Schools can also play an essential role in outreach efforts. School districts can post information on websites and encourage superintendents and school principals to disseminate information to families through robocalls, emails, and text messages. School feeding programs, including summer meal sites, can share flyers and make computers available for people to use the non-filer portal with a printed guide.[15] Back-to-school registration processes can incorporate information about the advance payments and how to get help signing up for them. Head Start and home visitor programs; labor and delivery wards (for newborns), pediatrician offices, free clinics, and other health care providers; and community colleges are also important avenues to reach families.

Mayors and city, county, and town officials are attuned to the needs of their communities and are already working to address challenges that non-filers may face, including homelessness, language barriers, and lack of internet access. Local officials have connections with various entities that can disseminate information, such as school districts and utility companies. In addition to publicizing information about the payments, local officials can help inform people about local sources for help from community organizations.

Appendix with links to resources

White House:

IRS:

National and State Organizations:

  • GetCTC, by Code for America: This user-friendly webpage provides information on the Child Tax Credit and advance payments, including information on eligibility, how to receive the payments, and frequently asked questions.
  • CBPP’s Get It Back Campaign Child Tax Credit & Stimulus Outreach Landing Page: This webpage provides outreach tools and other resources to help eligible individuals access the advanced Child Tax Credit payments and Economic Impact Payments. These resources include outreach scripts and templates, and information for groups that are at risk of missing out on the payments, including non-filers, immigrants, people experiencing homelessness, and people who are incarcerated.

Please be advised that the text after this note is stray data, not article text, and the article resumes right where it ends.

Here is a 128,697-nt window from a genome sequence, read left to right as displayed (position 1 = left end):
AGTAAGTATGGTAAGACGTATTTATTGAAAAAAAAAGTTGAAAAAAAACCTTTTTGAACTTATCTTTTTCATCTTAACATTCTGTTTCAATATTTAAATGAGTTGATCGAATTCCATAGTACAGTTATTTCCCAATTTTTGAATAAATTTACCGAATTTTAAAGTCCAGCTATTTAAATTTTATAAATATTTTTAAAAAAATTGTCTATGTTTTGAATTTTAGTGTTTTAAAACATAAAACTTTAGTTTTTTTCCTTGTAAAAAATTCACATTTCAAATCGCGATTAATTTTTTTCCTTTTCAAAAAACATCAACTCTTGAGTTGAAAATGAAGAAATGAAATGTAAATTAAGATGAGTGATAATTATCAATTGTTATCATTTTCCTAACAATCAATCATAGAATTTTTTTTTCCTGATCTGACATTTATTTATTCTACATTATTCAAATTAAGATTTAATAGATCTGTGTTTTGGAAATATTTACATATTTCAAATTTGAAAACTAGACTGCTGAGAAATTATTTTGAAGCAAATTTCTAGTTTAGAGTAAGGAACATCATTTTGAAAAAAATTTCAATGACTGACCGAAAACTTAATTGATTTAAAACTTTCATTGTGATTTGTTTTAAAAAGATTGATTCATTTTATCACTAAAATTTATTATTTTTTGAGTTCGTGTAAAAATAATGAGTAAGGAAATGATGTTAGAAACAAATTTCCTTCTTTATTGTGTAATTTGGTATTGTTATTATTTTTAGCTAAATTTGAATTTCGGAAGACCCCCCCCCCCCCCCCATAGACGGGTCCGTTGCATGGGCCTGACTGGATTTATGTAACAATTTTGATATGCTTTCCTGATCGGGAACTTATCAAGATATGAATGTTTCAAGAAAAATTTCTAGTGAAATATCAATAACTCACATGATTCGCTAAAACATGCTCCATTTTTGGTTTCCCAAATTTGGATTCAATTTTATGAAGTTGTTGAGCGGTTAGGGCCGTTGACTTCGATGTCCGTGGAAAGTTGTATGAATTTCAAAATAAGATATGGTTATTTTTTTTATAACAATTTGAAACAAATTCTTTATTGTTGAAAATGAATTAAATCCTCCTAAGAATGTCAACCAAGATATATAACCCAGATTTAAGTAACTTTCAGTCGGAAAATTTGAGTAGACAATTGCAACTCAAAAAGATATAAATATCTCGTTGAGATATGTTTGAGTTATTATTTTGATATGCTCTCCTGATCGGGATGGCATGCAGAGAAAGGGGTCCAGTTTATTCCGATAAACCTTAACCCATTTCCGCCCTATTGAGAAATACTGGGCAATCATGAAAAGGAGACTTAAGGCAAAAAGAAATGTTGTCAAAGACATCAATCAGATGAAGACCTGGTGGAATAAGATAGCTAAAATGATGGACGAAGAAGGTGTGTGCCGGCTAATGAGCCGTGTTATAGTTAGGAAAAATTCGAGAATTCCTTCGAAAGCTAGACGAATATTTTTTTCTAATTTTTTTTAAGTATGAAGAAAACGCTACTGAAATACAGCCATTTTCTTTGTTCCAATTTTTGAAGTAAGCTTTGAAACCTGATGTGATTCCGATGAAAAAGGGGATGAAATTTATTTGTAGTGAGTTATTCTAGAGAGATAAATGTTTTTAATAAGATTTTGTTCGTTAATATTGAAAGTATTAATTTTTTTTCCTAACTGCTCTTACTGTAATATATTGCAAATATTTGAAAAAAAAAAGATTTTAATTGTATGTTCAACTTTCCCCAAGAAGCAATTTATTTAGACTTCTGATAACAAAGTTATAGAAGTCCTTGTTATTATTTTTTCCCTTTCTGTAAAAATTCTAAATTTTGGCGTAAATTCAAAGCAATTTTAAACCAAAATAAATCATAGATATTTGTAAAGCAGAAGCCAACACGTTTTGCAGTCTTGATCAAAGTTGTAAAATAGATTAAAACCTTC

• CBPP’s Get It Back Campaign Child Tax Credit Information: This webpage provides detailed responses to frequently asked questions about the Child Tax Credit and advance payments. Notably, this includes questions about how special circumstances, such as sharing custody of a child or owing back taxes, may or may not affect one’s advance payments.
  • CBPP’s Get It Back Campaign Guide to IRS Non-Filer Form: This webpage helps users determine whether they should use the IRS Non-filer form and provides detailed, step-by-step instructions on how to fill out the form.
  • CBPP’s Get It Back Campaign Guide to IRS Child Tax Credit Update Portal: This webpage helps users understand what they can use the IRS Child Tax Credit Update Portal for and provides detailed, step-by-step instructions on how to create an account and navigate the portal.
  • CBPP’s Get It Back Campaign Guide to Getting Started With Child Tax Credit Outreach: This webpage provides key information for Child Tax Credit outreach groups, including information on the expanded Child Tax Credit, guidance on building an outreach plan, and specific steps to help raise awareness and increase access to advance payments among non-filers.
  • Propel Child Tax Credit FAQs & Calculator: This webpage allows users to calculate an estimate of how much money their family could receive from the Child Tax Credit. It also includes a list of frequently asked questions with concise answers.
  • Find Your Funds: This website includes information on accessing advance Child Tax Credit payments, the EITC, and Economic Impact Payments. It also includes outreach materials, including email, call, and text templates in 11 languages.
APPENDIX TABLE 1
Roughly 4 Million or More Children Need Assistance to Claim Child Tax Credit; State and Local Economies Stand to Benefit